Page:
A: The “only pay for what you need” campaign is supported by several humorous vignettes with established characters, building familiarity and trust. The storylines are attention-getting, memorable, and pleasant. This is the strength of this campaign.
Like so many members of UConn Nation, I cheered wildly for our men’s basketball team throughout March Madness, and when our players captured the NCAA Championship trophy in April.
And while every coach and player on that team contributed to an amazing season, I would be less than honest if I didn’t tell you I cheered just a little louder for guard Joey Calcattera, a member of our MBA cohort at the School of Business.
“Joey California’’ as he was fondly nicknamed by Coach Dan Hurley, and then the rest of the world, signed a basketball contract with the South Bay Lakers, the LA Lakers’ G-League team, last month.
Calcaterra’s continuing success is no surprise.
During a recent interview with the School of Business, he talked about how he chose UConn because he knew he would be “working his tail off’’ both on the basketball court and through his graduate coursework. It is that kind of persistence that creates champions!
At the School of Business, we have more than 4,000 students all seeking their own championships—in business, in entrepreneurship, and in life.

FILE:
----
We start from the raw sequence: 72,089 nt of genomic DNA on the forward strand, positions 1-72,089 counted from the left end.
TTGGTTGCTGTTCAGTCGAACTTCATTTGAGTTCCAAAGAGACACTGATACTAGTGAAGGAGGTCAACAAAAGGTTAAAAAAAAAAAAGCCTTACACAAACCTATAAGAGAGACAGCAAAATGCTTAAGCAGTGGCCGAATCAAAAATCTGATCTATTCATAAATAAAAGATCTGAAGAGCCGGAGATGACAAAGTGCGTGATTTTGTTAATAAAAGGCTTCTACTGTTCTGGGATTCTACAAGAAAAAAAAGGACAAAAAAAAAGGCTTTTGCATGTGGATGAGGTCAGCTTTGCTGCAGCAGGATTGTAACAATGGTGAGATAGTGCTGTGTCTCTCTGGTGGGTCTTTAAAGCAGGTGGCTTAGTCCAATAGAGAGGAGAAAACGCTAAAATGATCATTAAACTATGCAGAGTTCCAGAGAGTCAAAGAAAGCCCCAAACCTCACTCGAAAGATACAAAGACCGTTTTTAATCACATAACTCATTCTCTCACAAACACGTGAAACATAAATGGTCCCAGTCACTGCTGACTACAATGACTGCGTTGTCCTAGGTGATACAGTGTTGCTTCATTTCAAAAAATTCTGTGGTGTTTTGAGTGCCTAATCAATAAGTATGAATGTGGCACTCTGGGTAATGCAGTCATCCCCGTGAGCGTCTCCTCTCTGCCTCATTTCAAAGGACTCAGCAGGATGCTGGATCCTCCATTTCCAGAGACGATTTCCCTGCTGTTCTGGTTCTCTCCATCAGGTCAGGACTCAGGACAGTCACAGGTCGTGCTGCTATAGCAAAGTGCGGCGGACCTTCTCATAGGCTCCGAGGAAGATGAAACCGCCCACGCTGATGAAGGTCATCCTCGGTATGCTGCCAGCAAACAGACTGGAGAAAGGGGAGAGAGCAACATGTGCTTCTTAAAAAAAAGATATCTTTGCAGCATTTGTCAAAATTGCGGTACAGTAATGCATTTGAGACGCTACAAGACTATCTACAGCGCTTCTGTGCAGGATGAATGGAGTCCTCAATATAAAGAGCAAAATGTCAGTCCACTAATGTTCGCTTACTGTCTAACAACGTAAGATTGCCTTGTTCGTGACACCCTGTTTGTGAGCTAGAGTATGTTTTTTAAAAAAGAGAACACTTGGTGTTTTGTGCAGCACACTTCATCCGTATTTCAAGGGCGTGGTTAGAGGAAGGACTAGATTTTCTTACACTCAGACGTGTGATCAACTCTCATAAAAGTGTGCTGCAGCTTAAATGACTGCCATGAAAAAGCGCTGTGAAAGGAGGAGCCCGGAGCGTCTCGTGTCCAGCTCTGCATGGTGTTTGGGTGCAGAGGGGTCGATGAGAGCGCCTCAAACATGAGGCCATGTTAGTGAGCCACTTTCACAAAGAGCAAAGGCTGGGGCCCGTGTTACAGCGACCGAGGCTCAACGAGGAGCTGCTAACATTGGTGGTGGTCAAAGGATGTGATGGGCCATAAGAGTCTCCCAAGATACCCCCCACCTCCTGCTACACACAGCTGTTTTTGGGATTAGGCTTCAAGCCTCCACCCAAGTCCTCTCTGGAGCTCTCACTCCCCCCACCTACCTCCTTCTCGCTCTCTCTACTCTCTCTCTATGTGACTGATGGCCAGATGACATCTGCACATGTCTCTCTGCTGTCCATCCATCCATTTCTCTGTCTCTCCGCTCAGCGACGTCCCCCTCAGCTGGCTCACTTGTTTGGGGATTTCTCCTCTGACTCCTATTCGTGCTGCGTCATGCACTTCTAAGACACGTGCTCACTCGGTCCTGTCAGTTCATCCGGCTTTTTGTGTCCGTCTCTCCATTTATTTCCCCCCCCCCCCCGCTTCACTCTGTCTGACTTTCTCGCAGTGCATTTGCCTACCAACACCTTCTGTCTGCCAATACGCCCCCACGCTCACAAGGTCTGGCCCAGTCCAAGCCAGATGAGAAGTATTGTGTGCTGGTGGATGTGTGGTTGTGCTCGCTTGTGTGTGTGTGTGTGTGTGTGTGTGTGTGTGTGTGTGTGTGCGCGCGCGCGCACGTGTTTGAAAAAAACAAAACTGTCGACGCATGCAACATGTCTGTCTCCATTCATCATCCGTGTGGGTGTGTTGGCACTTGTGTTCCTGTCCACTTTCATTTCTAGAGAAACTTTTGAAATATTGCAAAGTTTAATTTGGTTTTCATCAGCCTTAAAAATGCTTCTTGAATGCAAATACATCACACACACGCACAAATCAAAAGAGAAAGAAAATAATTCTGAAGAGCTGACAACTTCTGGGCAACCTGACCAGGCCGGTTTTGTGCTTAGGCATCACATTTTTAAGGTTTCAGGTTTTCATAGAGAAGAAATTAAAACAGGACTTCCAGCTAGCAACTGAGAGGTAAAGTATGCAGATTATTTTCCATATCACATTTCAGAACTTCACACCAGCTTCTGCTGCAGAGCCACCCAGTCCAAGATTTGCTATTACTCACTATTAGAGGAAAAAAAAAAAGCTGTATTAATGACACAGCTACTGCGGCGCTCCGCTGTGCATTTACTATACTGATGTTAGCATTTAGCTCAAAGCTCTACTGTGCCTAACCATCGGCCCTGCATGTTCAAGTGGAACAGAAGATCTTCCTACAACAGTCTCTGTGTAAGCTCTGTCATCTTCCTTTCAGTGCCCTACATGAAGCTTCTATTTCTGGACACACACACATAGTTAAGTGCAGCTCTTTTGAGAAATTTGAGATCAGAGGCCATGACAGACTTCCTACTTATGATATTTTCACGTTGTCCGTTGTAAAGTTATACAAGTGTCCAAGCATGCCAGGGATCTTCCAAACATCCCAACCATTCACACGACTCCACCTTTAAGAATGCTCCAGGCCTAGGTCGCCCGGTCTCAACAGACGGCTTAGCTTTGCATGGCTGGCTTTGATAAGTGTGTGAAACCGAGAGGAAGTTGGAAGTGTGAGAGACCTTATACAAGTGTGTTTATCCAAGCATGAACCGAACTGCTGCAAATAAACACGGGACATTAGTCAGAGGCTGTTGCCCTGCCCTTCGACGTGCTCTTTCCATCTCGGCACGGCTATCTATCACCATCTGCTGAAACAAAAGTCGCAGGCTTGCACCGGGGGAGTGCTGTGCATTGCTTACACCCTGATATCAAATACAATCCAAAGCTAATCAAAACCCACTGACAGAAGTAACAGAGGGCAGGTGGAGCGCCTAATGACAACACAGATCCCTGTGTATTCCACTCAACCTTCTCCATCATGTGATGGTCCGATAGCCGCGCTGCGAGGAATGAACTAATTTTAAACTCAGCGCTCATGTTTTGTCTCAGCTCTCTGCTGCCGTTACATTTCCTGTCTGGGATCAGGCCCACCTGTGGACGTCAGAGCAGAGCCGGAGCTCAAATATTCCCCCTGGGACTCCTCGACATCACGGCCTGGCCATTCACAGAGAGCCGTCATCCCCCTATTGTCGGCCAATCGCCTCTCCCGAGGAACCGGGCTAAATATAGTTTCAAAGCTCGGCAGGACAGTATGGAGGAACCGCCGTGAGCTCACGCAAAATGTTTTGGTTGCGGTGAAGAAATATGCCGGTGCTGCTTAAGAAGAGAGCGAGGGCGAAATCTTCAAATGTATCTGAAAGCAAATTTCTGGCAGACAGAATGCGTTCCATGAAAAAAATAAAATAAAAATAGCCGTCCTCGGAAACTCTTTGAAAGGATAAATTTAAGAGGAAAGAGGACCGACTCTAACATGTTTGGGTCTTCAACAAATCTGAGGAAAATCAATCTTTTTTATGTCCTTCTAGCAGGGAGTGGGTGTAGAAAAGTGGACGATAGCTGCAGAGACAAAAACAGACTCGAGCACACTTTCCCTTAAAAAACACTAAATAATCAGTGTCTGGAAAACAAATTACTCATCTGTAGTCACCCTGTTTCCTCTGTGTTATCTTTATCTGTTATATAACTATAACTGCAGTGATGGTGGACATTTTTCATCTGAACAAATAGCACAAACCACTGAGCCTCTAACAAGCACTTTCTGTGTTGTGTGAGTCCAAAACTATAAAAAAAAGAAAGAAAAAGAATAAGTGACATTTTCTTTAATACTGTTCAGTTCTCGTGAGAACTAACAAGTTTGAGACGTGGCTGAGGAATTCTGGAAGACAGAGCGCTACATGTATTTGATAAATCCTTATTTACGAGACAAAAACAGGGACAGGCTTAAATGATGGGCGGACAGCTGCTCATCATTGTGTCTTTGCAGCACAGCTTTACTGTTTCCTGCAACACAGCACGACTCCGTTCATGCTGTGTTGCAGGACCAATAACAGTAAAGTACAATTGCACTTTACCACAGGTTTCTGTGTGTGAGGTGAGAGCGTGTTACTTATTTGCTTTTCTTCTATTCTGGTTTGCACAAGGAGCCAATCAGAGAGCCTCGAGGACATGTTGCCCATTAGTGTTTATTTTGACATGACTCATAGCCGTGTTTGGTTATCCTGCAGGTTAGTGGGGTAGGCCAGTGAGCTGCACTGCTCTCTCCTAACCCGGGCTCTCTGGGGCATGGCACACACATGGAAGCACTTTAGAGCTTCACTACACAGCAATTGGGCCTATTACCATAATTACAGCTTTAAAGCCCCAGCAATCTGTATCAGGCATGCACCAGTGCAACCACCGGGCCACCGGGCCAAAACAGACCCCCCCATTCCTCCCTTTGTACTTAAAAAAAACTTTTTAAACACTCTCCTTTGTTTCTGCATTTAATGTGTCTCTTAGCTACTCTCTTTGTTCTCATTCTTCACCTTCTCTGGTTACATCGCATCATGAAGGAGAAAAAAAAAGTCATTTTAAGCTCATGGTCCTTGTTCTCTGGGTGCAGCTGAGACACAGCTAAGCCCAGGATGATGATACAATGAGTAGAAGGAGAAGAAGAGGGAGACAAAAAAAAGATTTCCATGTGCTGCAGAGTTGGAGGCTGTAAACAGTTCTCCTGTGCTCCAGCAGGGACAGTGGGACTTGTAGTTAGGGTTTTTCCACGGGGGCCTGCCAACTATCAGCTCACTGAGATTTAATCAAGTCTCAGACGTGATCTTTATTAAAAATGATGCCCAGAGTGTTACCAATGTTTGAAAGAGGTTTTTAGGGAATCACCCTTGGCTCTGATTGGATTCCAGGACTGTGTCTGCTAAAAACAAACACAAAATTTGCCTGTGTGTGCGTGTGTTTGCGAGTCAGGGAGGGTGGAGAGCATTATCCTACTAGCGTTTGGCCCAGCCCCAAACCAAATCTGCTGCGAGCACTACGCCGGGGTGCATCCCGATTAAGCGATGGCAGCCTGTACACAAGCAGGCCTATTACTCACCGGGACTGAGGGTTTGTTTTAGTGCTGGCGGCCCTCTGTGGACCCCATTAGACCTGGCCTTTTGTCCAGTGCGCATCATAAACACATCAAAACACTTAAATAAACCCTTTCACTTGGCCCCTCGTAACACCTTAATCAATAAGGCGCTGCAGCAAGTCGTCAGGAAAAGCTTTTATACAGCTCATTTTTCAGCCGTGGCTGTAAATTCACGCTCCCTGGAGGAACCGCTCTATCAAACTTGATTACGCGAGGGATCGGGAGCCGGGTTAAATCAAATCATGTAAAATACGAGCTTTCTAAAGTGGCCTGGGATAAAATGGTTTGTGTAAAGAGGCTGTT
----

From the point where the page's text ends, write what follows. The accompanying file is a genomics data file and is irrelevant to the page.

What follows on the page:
Our report highlights their success, with 90 percent of our 2023 undergraduates employed or in graduate school within three months of graduation. Their employers, and their salaries, are equally impressive (page 17).
I hope the magazine will offer you a glimpse of our accomplishments, an introduction to some of our outstanding faculty (pages 7-9), and the alumni who are dedicated to our school (pages 10-11 and 14). Be sure to glance at our Words Worth Repeating (page 20), highlighting the wit and wisdom that we have shared and received throughout the year.
I want to thank you, our alumni and friends, for the many contributions you have made to the School of Business this past year. I am grateful for your support and encouragement of our students, and your partnership in our commitment to excellence in business education.
I wish you all a happy Thanksgiving, with the love and companionship of those you hold dear.